What could be lovelier than a bright and sunny day? While you and your little ones are enjoying the sunshine, don't forget about sun safety. Babies and children have especially delicate, sensitive skin which is more susceptible to the sun's damaging effects, so it's essential to keep them well protected.
How do I protect my baby from the sun?
Very young babies, under the age of six months, should be kept out of direct sunlight, as their skin is so sensitive. You can help protect your child’s skin by:
• Being in the shade during the hottest part of the day (between 11am and 3pm)
• Fitting a sun-protective cover to their stroller or pram
• Dressing them in lightweight clothing that covers their arms and legs
• Protecting their head, neck and ears with a wide-brimmed hat
• Fixing a sunshield to your car windows
• Use a sun cream that is specially formulated for young skin, with a sun protection factor (SPF) of at least 15
How do SPFs work?
The SPF tells you how long the product will protect you from UVB rays – for example, SPF15 allows you to stay in the sun 15 times longer without burning than if you were to wear no protection. Choose a sun cream which protects from both UVB rays (which are responsible for burning the superficial layers of the skin) and UVA rays (which can penetrate deeper, sometimes causing long-term damage.). Ask your pharmacist for advice if you're unsure which sun cream is most suitable for you.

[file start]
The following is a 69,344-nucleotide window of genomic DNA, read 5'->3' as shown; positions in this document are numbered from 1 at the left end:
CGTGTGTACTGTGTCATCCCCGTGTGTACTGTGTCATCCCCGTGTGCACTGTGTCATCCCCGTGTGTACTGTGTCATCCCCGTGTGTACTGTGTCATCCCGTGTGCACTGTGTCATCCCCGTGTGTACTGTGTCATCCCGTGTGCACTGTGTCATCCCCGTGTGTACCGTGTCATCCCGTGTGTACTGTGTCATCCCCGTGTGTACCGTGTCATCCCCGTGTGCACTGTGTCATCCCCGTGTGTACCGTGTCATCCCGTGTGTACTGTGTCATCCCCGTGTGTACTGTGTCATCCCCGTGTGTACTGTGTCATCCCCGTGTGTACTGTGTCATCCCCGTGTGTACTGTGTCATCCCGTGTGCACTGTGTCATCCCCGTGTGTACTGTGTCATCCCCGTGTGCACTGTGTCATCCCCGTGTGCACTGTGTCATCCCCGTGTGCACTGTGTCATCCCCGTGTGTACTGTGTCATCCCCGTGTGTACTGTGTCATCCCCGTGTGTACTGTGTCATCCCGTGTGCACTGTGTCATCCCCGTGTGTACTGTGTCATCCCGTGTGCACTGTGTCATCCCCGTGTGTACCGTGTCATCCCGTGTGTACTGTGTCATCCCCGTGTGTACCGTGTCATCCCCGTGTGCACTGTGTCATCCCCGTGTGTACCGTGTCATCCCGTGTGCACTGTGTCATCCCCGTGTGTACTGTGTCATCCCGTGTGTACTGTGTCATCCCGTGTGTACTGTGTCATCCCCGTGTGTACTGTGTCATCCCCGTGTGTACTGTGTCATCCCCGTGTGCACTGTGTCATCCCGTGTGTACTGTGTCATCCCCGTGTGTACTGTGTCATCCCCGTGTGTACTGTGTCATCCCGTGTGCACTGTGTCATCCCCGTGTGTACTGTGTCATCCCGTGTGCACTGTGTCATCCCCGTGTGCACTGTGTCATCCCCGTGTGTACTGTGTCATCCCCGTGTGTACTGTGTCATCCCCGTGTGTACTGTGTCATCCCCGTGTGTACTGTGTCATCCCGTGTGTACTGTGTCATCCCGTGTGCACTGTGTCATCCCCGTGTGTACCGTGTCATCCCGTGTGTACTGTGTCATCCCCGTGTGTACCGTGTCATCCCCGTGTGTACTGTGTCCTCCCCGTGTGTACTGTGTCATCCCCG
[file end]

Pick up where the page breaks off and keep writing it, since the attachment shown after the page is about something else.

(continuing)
How much sun cream should I apply?
Apply sun cream to your child liberally and frequently, and remember that skin is still vulnerable to UV damage even on cloudy days. If your child has eczema or particularly sensitive skin, test the sun cream first on a small patch of skin and leave it for 24 to 48 hours. If it doesn't irritate them, apply their usual emollient cream and then the sun cream 30 minutes to one hour later. For outdoor play, make sure there's always enough shade – a pop-up tent with UV protection makes a perfect shady 'den'. Children should also wear sunglasses with an ultraviolet filter and don't forget their sun hat. Water reflects the sun's rays, increasing their intensity, so it's wise to pop a T-shirt over their swimwear or invest in a UV protective vest for when they're playing in the water. Sun cream should be reapplied frequently – always reapply straight after they have come out of the water and dried off, even if the product you're using is water-resistant.
There's no mistaking sunburn – your child's skin will look red and feel very hot and sore. It should always be avoided where possible through sun safety, but if it does happen, these techniques may help to calm it down:
• Cool the affected area by patting with a cold sponge or facecloth
• Very gently pat the skin dry and apply a soothing aftersun gel or calamine lotion
• Give paracetamol or ibuprofen to help ease the pain and inflammation
• Get them to drink plenty of fluids to help them cool down and avoid dehydration
• Keep sunburnt skin covered and out of direct sunlight completely, until all signs of redness have gone
If the sunburn is severe, seek advice from your doctor, especially if blisters develop.
• Use plenty of sun cream and always provide shade
• Keep babies under the age of six months out of the sun
• In cases of severe sunburn, see your doctor immediately